An article from nps. gov states that, “Stanton got her start in Seneca Falls, New York, where she surprised herself with her own eloquence at a gathering at the Richard P. Hunt home in nearby Waterloo. Invited to put her money where her mouth was, she organized the 1848 First Woman’s Rights Convention with Marth Coffin Wright, Mary Ann M’Clintock, Lucretia Mott and Jane Hunt. She co-authored the Declaration of Sentiments issued by the convention that introduced the demand for votes for women into the debate. ” This quote again states that Elizabeth Cady Stanton attended the first women’s rights convention. She successfully “put her money where her mouth was,” and showed she supported women’s rights by creating the Declaration of Sentiments.
This declaration, as the article states, demanded for women to be able to vote in the debate. Stanton not only promoted the right for women to vote, but took action to do so as well. In other words, it had previously been made clear that Stanton believed in equal rights for women, yet after the convention, it was made clear that she was willing to take action (putting her money where her mouth is). Since it is obvious that just thinking of an idea will not just make it happen immediately, and that one must take action, it can be concluded that Stanton’s willingness to take action proves that she was a successful suffragette.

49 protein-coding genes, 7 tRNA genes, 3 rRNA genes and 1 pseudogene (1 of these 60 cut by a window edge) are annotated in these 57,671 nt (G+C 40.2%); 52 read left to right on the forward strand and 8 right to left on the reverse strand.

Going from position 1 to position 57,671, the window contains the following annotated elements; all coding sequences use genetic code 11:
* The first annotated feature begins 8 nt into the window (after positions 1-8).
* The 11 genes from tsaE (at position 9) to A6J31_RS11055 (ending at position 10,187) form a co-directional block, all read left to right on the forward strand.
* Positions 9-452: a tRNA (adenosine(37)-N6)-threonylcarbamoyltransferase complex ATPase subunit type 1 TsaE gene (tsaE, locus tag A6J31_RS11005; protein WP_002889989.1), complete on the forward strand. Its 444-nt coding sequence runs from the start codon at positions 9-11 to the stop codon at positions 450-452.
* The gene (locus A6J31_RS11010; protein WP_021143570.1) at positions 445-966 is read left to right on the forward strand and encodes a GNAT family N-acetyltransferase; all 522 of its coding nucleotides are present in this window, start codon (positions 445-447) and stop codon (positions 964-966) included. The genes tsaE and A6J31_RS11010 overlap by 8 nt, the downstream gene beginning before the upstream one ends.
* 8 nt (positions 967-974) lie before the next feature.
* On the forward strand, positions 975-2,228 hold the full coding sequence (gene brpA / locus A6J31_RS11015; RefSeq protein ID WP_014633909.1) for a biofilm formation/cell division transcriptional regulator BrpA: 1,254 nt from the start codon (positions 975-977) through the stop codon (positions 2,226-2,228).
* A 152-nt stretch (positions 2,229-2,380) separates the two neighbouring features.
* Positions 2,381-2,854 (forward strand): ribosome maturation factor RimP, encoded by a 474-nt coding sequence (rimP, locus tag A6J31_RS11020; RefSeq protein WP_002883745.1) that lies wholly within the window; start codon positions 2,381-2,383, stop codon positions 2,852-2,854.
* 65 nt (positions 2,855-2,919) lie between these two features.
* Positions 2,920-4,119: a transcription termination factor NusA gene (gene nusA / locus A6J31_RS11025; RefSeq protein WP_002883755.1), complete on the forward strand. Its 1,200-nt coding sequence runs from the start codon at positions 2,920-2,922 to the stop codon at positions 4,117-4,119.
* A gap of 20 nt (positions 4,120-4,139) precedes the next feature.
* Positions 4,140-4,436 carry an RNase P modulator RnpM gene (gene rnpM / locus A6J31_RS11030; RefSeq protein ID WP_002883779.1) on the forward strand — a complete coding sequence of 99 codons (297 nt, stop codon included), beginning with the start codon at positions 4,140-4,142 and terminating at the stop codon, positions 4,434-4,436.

Lastly, Elizabeth Cady Stanton was a successful suffragette, because she was the first woman to address the New York State Legislature. Another quote from The Encyclopedia of Women and American Politics states that, “In 1854, Stanton appeared before the New York State Legislature with a 6,000 signature petition arguing for enhanced property rights and 4,000 signatures for women’s suffrage: “We are persons; native, free born citizens; property holders, taxpayers; yet we are denied the exercise of our right to the elective franchise.